So, phishing is a no go. Good for users, bad for hackers.

2. Keyloggers

This one’s pretty self-explanatory. If you have access to the victim’s device that they often login from, you simply install a keylogger that runs in the background and logs all the keystrokes. Then, if you’re lucky they victim’s account information will be just sitting there in the log.

But alas, it’s not that simple. There are a couple major difficulties with this:

  • Antivirus: Today’s antiviruses are excellent at catching files that even remotely mimic malicious behavior. Most antiviruses automatically quarantine any such files and report their detection to the user immediately. But depending on the circumstances, you may be able to get around this:
    • Disable the antivirus. Pretty obvious, but if you are certain that the victim will not notice that the antivirus is not running, this is a pretty good way to go.
    • Whitelist the keylogger file in the antivirus exclusion list. Nearly all antiviruses allow you to pick files or folders that may be exempted from scanning thereby whitelisting our malicious software, the keylogger. This is the preferred approach if the victim is likely to notice the antivirus not running. However, some antiviruses do routine scans of programs that are currently residing in the computer’s memory. If the whitelist is not applicable to this memory scan, they keylogger’s background process will again be blocked. Therefore, it is recommended to thoroughly test the keylogger before actually putting it to use.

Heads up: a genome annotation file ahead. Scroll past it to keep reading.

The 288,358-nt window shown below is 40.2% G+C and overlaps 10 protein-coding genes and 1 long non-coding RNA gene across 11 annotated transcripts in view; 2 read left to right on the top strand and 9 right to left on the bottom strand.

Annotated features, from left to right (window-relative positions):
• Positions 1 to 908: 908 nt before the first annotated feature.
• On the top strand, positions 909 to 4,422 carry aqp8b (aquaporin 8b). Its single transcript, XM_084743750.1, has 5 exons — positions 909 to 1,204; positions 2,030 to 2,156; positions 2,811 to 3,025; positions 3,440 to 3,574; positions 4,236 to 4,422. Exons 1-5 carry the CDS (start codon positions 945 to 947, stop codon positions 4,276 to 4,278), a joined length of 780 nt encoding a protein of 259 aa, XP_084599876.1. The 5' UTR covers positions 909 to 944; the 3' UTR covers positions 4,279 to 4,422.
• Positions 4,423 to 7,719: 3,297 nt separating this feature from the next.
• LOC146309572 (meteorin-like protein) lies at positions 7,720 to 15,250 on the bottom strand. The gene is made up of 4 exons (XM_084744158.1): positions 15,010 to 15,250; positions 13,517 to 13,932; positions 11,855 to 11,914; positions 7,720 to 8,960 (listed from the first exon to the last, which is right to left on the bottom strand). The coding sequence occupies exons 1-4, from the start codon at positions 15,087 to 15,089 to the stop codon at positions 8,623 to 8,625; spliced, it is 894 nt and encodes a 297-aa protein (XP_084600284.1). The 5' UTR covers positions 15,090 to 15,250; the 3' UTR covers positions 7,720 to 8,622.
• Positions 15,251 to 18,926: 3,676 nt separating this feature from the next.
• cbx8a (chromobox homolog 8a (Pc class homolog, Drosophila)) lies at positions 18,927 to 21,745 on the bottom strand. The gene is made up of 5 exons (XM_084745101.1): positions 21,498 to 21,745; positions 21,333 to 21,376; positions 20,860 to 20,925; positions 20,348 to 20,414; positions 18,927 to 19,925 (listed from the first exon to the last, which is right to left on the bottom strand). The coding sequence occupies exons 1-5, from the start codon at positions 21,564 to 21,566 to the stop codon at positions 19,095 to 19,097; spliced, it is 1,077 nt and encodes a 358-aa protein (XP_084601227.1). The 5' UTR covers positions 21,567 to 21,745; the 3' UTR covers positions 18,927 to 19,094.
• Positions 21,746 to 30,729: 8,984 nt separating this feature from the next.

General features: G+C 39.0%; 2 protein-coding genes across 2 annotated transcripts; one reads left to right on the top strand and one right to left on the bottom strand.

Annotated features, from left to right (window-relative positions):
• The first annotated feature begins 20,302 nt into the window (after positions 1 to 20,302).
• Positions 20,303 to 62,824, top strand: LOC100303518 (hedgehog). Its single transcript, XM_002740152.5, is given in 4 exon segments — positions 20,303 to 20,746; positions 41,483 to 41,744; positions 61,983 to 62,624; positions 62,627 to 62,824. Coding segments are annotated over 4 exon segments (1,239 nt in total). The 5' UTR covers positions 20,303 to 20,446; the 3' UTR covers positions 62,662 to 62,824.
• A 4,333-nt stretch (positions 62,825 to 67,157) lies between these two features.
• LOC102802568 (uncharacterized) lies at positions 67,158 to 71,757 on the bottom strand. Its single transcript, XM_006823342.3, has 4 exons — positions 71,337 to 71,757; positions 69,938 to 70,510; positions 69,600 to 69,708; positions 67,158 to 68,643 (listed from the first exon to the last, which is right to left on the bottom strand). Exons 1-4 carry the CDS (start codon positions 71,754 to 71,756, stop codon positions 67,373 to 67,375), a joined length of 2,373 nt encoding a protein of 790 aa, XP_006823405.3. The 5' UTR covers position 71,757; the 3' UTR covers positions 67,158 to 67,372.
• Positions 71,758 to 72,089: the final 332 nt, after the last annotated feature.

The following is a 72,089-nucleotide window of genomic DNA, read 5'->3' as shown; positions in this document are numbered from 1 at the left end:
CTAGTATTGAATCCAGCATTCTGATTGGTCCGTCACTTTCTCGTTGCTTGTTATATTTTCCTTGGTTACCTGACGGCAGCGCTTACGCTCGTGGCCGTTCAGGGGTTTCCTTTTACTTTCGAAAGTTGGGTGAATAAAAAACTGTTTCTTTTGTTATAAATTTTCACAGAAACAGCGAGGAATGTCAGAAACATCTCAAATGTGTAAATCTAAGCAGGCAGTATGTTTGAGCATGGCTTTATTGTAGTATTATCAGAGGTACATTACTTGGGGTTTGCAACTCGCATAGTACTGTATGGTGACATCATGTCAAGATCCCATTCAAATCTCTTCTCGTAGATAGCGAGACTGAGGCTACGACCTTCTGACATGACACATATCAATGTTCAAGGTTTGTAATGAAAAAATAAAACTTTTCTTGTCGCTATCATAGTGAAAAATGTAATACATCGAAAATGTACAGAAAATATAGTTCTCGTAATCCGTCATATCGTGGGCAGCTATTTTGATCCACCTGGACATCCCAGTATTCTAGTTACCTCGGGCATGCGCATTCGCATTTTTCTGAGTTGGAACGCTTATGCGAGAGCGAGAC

• If the victim is extremely tech savvy, say an experienced programmer, they might be able to manually spot the keylogger running in the background process while checking the task manager. However unlikely, this is still a possibility. While you’re testing the keylogger, be sure to look at the list of background processes and see if the keylogger’s process has a very obvious name. It wouldn’t be very subtle if your victim could simply spot Definitely-Not-A-Keylogger.exe running in the background.
  • What if you dont have access to the device? How many people let you freely use their device? How many people do you give your own devices to? This is a major roadblock. One that can only be overcome by proper hacking.

3. Proper hacking

Things like keyloggers and phishing can hardly be called real hacking. These are excuses and shortcuts and not real hacks. Do not let this discourage you, but I must be a bit tough now. If you truly wish to learn hacking, you should probably aim for something a little less petty than hacking someone’s Facebook account. This is not what this website is meant to be and most people who’ve arrived at this page are looking for a quick and easy trick that does not exist. People like these put a bad name to hacking.

It takes effort to learn penetration testing, it may take months before a beginner can get a grasp on a programming language, perhaps years before they can develop their own exploits. This is what real hacking looks like. If you wish to go down this road, there are tons of resources out there to help you (this website, for one).